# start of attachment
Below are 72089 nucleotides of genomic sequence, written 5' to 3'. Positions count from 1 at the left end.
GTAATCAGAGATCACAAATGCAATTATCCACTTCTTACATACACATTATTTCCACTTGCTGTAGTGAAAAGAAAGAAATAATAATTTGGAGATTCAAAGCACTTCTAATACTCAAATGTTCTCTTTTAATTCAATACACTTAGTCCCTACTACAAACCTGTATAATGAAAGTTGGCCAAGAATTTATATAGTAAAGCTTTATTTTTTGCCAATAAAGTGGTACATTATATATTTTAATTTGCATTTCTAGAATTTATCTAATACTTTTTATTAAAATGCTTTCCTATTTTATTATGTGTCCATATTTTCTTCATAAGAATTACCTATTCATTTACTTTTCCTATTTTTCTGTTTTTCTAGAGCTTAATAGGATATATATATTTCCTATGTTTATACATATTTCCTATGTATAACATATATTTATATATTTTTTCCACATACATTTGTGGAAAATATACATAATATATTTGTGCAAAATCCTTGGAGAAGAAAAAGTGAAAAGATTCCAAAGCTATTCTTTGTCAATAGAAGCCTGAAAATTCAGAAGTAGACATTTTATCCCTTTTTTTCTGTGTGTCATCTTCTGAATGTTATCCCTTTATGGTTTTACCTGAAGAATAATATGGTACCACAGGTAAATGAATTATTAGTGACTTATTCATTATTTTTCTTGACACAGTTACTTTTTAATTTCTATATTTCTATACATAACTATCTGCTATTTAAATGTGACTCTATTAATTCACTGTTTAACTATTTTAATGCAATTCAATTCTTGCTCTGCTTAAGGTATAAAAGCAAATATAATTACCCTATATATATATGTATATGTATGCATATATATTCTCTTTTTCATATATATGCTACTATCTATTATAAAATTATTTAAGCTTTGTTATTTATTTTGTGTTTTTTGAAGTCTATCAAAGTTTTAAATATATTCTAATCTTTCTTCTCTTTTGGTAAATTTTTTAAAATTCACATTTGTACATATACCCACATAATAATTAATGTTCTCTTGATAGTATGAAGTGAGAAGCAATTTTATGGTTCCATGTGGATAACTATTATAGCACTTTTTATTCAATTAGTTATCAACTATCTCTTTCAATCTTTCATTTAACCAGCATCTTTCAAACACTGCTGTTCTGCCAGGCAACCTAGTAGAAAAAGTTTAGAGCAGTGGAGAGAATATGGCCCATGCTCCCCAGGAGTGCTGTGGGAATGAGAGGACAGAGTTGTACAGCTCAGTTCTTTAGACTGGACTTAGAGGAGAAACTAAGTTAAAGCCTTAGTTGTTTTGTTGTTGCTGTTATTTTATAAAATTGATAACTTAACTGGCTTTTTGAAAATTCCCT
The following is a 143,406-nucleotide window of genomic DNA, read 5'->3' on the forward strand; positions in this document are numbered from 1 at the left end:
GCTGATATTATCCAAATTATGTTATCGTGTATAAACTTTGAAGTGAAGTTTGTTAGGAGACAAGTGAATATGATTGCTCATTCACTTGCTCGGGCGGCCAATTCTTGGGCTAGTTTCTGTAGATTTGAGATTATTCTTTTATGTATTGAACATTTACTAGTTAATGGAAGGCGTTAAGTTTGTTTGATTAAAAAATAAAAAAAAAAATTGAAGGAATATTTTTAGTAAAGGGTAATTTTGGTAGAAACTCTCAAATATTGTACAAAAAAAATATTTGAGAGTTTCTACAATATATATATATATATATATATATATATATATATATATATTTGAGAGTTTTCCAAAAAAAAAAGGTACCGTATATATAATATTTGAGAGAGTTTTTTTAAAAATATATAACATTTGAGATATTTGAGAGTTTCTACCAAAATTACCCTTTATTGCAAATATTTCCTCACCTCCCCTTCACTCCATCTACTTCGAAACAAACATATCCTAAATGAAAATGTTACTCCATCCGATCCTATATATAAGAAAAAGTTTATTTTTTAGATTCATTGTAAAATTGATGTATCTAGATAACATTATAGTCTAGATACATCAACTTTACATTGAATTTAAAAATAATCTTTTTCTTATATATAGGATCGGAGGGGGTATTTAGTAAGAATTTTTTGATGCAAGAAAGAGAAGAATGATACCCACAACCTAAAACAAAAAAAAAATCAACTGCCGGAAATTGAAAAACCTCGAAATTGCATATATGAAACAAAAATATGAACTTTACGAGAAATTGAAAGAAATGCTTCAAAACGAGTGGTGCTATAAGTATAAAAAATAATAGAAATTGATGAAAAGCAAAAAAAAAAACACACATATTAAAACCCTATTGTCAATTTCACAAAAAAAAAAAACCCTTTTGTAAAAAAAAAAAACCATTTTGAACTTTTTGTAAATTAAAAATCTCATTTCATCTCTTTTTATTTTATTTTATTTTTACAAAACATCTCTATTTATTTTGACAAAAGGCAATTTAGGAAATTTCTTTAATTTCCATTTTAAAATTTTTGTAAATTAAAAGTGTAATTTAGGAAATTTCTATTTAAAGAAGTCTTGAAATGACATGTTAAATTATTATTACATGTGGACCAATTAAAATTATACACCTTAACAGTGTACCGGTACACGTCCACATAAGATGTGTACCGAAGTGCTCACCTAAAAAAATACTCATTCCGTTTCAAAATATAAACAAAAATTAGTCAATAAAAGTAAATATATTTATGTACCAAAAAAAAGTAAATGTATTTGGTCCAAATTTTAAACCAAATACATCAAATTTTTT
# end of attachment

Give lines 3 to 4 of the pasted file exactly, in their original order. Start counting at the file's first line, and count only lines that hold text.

The following is a 143,406-nucleotide window of genomic DNA, read 5'->3' on the forward strand; positions in this document are numbered from 1 at the left end:
GCTGATATTATCCAAATTATGTTATCGTGTATAAACTTTGAAGTGAAGTTTGTTAGGAGACAAGTGAATATGATTGCTCATTCACTTGCTCGGGCGGCCAATTCTTGGGCTAGTTTCTGTAGATTTGAGATTATTCTTTTATGTATTGAACATTTACTAGTTAATGGAAGGCGTTAAGTTTGTTTGATTAAAAAATAAAAAAAAAAATTGAAGGAATATTTTTAGTAAAGGGTAATTTTGGTAGAAACTCTCAAATATTGTACAAAAAAAATATTTGAGAGTTTCTACAATATATATATATATATATATATATATATATATATATATATTTGAGAGTTTTCCAAAAAAAAAAGGTACCGTATATATAATATTTGAGAGAGTTTTTTTAAAAATATATAACATTTGAGATATTTGAGAGTTTCTACCAAAATTACCCTTTATTGCAAATATTTCCTCACCTCCCCTTCACTCCATCTACTTCGAAACAAACATATCCTAAATGAAAATGTTACTCCATCCGATCCTATATATAAGAAAAAGTTTATTTTTTAGATTCATTGTAAAATTGATGTATCTAGATAACATTATAGTCTAGATACATCAACTTTACATTGAATTTAAAAATAATCTTTTTCTTATATATAGGATCGGAGGGGGTATTTAGTAAGAATTTTTTGATGCAAGAAAGAGAAGAATGATACCCACAACCTAAAACAAAAAAAAAATCAACTGCCGGAAATTGAAAAACCTCGAAATTGCATATATGAAACAAAAATATGAACTTTACGAGAAATTGAAAGAAATGCTTCAAAACGAGTGGTGCTATAAGTATAAAAAATAATAGAAATTGATGAAAAGCAAAAAAAAAAACACACATATTAAAACCCTATTGTCAATTTCACAAAAAAAAAAAACCCTTTTGTAAAAAAAAAAAACCATTTTGAACTTTTTGTAAATTAAAAATCTCATTTCATCTCTTTTTATTTTATTTTATTTTTACAAAACATCTCTATTTATTTTGACAAAAGGCAATTTAGGAAATTTCTTTAATTTCCATTTTAAAATTTTTGTAAATTAAAAGTGTAATTTAGGAAATTTCTATTTAAAGAAGTCTTGAAATGACATGTTAAATTATTATTACATGTGGACCAATTAAAATTATACACCTTAACAGTGTACCGGTACACGTCCACATAAGATGTGTACCGAAGTGCTCACCTAAAAAAATACTCATTCCGTTTCAAAATATAAACAAAAATTAGTCAATAAAAGTAAATATATTTATGTACCAAAAAAAAGTAAATGTATTTGGTCCAAATTTTAAACCAAATACATCAAATTTTTT